Brazilian football legend Mário Zagallo has died at the age of 92. The server of the Brazilian newspaper O Globo reported the death of the player and coach, who won the World Cup four times in total, with reference to the official Instagram of the football star.
Zagallo won the World Cup title on the field in 1958 and 1962, helped the national team to triumph from the bench in 1970 as a coach and in 1994 as an assistant.
“The most successful history of Brazilian football had its final chapter on Saturday morning in Rio (de Janeiro),” wrote the server of the O Estado de S. Paulo newspaper, according to which Zagall's legacy is immeasurable. He describes the man who played a part in four of Brazil's five World Cup victories as a hard worker and an extremely tactically advanced player, who then knew how to motivate his charges even in the most difficult moments as a as a coach.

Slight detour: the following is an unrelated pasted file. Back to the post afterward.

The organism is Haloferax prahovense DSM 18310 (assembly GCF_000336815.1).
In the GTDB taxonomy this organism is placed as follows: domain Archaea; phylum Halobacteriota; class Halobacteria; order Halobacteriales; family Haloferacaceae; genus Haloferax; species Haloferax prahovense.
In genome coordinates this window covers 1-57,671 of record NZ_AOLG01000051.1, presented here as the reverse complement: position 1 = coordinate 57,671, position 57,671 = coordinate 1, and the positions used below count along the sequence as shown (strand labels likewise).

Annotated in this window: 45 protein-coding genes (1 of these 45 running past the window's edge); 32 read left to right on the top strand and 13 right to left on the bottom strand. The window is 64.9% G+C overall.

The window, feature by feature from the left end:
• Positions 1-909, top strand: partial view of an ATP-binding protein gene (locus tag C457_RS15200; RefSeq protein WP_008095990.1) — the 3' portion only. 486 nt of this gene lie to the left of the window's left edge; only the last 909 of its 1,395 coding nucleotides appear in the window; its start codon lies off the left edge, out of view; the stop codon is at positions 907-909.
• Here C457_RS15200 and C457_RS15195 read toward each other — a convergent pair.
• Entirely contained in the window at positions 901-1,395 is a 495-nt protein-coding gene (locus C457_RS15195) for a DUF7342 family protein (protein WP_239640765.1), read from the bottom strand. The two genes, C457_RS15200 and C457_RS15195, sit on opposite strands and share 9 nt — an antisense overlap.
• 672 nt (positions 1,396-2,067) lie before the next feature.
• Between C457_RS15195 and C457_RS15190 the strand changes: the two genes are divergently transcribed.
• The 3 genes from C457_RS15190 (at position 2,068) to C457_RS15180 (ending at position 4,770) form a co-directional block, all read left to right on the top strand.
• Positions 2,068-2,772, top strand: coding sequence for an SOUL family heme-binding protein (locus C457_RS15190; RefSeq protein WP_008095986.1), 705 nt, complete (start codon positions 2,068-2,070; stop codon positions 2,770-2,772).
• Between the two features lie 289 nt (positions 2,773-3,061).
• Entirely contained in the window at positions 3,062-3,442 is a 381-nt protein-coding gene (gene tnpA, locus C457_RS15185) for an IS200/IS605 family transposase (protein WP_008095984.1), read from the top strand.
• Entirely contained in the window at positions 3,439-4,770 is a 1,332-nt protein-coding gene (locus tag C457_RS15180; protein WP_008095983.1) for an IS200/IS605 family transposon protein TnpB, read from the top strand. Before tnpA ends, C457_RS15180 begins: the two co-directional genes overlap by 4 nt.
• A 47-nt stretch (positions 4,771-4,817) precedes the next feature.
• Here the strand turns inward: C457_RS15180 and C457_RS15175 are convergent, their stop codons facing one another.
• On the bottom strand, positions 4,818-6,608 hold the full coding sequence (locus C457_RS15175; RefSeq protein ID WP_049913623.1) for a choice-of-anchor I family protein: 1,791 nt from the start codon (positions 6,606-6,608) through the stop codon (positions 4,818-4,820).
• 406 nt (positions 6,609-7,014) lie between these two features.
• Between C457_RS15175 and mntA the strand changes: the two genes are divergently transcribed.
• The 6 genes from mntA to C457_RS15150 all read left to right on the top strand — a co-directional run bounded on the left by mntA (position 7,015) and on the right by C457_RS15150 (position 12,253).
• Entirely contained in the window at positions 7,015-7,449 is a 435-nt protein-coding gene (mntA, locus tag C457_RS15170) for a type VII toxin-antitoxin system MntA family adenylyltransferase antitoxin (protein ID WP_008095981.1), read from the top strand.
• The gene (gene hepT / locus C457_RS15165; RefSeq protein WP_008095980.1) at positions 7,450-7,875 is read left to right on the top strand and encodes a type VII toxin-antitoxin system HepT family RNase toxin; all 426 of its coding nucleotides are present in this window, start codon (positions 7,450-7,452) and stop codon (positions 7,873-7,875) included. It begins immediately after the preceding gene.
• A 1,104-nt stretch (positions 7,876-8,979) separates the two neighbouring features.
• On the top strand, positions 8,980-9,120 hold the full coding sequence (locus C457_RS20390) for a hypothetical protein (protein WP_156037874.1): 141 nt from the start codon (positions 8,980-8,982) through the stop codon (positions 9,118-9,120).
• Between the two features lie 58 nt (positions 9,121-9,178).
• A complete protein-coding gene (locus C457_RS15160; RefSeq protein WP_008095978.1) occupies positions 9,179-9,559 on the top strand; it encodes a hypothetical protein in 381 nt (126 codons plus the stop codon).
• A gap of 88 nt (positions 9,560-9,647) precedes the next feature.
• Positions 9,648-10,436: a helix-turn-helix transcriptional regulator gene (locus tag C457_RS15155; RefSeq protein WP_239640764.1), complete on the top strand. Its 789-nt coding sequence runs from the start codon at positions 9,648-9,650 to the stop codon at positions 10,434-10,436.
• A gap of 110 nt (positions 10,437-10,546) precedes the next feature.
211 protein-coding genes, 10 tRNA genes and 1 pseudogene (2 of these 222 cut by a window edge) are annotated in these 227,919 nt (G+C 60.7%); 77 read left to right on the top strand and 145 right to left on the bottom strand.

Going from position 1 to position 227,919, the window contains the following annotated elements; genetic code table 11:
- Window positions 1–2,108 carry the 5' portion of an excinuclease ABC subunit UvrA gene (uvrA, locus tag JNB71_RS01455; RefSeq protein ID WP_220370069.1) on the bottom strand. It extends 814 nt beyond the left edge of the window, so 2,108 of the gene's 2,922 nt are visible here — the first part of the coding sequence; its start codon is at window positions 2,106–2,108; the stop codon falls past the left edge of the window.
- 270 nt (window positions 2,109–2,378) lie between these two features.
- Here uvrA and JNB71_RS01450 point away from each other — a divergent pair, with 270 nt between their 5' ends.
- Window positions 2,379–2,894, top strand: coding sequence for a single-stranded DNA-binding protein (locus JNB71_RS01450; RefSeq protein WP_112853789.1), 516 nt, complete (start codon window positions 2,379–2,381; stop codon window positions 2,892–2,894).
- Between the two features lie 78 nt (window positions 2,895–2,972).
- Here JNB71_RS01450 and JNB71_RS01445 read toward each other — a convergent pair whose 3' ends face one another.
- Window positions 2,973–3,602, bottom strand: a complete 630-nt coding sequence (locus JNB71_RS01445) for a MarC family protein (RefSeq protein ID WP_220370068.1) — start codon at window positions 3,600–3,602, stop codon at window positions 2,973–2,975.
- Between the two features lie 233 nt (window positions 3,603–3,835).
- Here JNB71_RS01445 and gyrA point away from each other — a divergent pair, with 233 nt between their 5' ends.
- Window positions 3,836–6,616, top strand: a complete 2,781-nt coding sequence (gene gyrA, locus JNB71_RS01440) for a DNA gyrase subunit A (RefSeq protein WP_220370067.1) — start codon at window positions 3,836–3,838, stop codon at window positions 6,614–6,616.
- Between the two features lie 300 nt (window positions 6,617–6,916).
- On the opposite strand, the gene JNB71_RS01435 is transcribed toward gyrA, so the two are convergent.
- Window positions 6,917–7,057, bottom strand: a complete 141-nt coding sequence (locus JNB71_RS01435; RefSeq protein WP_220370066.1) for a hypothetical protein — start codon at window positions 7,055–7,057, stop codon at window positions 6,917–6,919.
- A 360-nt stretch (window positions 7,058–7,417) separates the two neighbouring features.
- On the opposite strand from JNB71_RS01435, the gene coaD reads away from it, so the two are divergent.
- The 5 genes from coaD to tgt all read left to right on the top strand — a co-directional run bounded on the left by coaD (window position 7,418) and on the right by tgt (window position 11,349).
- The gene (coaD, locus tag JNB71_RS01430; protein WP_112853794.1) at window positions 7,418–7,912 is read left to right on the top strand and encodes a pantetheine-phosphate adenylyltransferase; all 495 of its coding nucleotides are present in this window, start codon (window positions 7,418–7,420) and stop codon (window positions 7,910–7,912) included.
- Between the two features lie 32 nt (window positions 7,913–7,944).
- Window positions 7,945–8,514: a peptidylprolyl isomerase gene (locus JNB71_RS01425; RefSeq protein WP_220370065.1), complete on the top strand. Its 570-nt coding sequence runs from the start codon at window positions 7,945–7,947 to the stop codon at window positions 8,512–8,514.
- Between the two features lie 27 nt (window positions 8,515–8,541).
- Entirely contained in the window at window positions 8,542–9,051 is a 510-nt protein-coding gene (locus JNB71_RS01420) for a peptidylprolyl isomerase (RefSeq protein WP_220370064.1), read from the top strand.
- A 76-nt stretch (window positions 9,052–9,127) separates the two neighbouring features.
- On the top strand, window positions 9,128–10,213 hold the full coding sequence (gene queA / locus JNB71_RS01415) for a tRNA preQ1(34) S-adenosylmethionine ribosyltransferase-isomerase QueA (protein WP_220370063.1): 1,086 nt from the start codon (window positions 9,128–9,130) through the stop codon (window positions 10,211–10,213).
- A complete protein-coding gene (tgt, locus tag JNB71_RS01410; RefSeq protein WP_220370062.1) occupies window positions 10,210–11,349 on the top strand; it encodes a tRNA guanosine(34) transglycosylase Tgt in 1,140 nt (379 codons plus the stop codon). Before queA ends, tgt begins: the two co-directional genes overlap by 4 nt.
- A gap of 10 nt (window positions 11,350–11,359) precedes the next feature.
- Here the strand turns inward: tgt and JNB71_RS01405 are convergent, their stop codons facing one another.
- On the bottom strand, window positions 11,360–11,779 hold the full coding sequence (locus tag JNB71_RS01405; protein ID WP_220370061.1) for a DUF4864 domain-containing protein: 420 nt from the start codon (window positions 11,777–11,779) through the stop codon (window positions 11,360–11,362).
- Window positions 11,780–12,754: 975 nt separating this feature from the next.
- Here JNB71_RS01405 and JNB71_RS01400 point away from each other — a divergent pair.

Zagallo, born Aug. 9, 1931, got his start in soccer like most kids in the Latin American country, simply playing with friends in the street, according to Brazilian media. His first ball was given to him by a neighbor who saw him hitting stones on the sidewalk.
However, unlike the vast majority of other children, Zagallo gradually became a member of the Brazilian national team, which won its first gold medal at the 1958 World Championships. Four years later, he repeated his triumph by beating Czechoslovakia in the final.
As a coach, he then led the Brazilian team to gold in 1970, which Reuters called one of the best teams of all time. In 1994, he was Carlos Alberto Parreira's assistant during another Brazilian triumph.
Zagallo played over 30 matches for Brazil as a player and even managed the national team in 154 matches as a coach. He also coached the Brazilian national team at the 1974 world championships, when the Brazilians finished fourth, and in 1998, when they lost to France in the final.
In 1997, Zagalla was named the world's best coach by the International Federation of Football Historians and Statisticians. He was famous for his collection of 1,500 jerseys, which he exchanged with other players after matches during his career.
“Extreme gamer. Food geek. Internet buff. Alcohol expert. Passionate music specialist. Beeraholic. Incurable coffee fan.”